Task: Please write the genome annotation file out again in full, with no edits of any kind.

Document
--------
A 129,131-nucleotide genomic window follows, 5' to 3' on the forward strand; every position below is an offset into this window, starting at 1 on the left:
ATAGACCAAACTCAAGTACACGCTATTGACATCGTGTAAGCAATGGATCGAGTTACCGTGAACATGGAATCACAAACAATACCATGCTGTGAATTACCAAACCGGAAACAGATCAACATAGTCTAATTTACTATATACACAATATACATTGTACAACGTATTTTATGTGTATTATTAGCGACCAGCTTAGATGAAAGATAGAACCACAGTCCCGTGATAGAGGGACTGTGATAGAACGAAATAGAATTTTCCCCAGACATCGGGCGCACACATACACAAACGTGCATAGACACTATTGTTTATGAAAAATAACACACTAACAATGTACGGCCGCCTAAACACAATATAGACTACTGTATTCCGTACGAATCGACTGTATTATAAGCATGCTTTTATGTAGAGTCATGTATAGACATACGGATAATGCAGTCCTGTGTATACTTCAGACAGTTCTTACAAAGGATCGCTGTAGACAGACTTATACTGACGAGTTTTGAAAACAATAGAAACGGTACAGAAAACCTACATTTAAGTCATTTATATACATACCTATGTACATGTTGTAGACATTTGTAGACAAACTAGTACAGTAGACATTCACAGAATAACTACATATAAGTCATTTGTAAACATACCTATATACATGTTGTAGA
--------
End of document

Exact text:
A 129,131-nucleotide genomic window follows, 5' to 3' on the forward strand; every position below is an offset into this window, starting at 1 on the left:
ATAGACCAAACTCAAGTACACGCTATTGACATCGTGTAAGCAATGGATCGAGTTACCGTGAACATGGAATCACAAACAATACCATGCTGTGAATTACCAAACCGGAAACAGATCAACATAGTCTAATTTACTATATACACAATATACATTGTACAACGTATTTTATGTGTATTATTAGCGACCAGCTTAGATGAAAGATAGAACCACAGTCCCGTGATAGAGGGACTGTGATAGAACGAAATAGAATTTTCCCCAGACATCGGGCGCACACATACACAAACGTGCATAGACACTATTGTTTATGAAAAATAACACACTAACAATGTACGGCCGCCTAAACACAATATAGACTACTGTATTCCGTACGAATCGACTGTATTATAAGCATGCTTTTATGTAGAGTCATGTATAGACATACGGATAATGCAGTCCTGTGTATACTTCAGACAGTTCTTACAAAGGATCGCTGTAGACAGACTTATACTGACGAGTTTTGAAAACAATAGAAACGGTACAGAAAACCTACATTTAAGTCATTTATATACATACCTATGTACATGTTGTAGACATTTGTAGACAAACTAGTACAGTAGACATTCACAGAATAACTACATATAAGTCATTTGTAAACATACCTATATACATGTTGTAGA